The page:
who recently dealt such heavy blows in the face of this onward 
progress of European colonisation ? 

Now we raise no question about the natural rights of civilised 
men to force themselves upon territory that is but partially oc- 
cupied by weaker and savage races. But we simply look at the 
facts of the case, and ask what is the duty of the Church of Christ 
in view of these conflicts which must necessarily take place. The 
influence of Christianity alone can forestall the direst calamities 
that must always ensue from contact between races of such diverse 
condition and circumstances. The weaker races must always go 
down, unless they are sustained and fortified by the principles of 
a living Christianity. The Christian Church ought, therefore, 
to be alive to her great mission, and do what she can to save 
these untutored races both from temporal and eternal ruin. 

, John Leighton Wilson, 

vol. xxx., no. 2 — 21. 


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Capital and Labor, .i^,^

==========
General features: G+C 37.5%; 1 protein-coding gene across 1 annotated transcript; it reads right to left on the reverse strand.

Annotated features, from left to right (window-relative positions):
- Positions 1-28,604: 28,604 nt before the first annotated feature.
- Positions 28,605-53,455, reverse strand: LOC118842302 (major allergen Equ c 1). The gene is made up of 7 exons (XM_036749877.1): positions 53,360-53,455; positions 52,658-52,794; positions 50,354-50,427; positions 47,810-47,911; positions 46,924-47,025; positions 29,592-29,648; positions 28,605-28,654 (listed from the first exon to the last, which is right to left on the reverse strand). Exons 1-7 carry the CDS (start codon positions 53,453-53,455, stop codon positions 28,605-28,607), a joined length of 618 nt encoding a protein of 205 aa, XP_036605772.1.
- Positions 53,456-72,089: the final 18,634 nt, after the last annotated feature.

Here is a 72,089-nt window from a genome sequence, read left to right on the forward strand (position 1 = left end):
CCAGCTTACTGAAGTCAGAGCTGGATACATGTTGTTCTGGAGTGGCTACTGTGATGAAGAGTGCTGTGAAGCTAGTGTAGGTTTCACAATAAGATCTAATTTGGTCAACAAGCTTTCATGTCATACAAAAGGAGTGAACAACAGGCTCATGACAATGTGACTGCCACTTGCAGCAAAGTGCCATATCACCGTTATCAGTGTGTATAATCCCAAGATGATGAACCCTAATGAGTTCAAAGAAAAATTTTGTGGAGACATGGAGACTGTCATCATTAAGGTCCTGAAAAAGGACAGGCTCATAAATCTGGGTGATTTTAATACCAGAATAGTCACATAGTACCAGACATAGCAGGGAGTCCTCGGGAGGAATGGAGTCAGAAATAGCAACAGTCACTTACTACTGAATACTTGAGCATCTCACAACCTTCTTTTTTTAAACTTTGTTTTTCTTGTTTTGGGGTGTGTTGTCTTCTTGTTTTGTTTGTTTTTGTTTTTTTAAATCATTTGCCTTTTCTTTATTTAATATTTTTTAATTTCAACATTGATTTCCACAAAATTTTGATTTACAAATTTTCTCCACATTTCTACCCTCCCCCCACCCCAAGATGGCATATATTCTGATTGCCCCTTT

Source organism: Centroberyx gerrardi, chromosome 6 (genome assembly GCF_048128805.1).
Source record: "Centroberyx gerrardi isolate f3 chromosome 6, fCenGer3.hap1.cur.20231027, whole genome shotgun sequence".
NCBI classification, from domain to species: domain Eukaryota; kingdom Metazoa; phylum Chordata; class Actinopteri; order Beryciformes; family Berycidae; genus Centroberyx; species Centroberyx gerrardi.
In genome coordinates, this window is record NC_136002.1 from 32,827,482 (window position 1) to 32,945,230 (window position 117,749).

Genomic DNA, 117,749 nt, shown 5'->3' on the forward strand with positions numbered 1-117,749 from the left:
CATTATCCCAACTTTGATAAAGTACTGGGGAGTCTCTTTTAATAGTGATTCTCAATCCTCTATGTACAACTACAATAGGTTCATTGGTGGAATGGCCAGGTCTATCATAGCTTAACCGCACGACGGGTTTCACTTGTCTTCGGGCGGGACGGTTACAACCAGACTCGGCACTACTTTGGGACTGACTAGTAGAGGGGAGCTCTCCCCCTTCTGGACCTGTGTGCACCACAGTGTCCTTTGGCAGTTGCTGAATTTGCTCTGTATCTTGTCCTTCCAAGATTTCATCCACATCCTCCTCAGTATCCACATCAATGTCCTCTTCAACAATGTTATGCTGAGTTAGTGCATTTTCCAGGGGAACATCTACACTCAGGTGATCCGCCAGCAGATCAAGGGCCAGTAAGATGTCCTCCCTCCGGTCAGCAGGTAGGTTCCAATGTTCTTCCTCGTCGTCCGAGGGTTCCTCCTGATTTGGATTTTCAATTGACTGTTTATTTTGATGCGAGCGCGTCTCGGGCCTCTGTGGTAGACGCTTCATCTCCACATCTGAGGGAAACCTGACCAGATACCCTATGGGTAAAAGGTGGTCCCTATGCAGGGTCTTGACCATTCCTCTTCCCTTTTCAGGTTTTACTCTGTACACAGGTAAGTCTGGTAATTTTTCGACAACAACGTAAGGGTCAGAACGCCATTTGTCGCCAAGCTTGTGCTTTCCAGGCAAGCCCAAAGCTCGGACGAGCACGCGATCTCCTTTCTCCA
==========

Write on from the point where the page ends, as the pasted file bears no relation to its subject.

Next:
[April, 


ARTICLE VIII. 


^/r''' 


CAPITAL AND LABOR. 


'uYH^i 


V'Ut/*! 


Time is a teacher. Time brings its revenges. The Southern 
statesman may find many of these in the confessions to which 
Northern men are brought, in their recent journals, by the "logic 
of events." They are now learning in the school of experience 
truths tendered to them a generation ago from this quarter, nnd 
disdainfully scouteid then. For instance, Fitzhugh's "Sociology 
for the South," a book which they scarcely noticed enough to 
disparage, forewarned them of a defect in the popular application 
of their favorite science of political economy. He told them that 
if men were only machines, if money was the only end of social 
existence, if the moral side of political economy was properly dis- 
carded, then the principles of Adam Smith were doubtless cor- 
rect. The surest way to get most dollars was to leave labor, like 
calico and pig iron, to adjust itself to the rigid laws of supply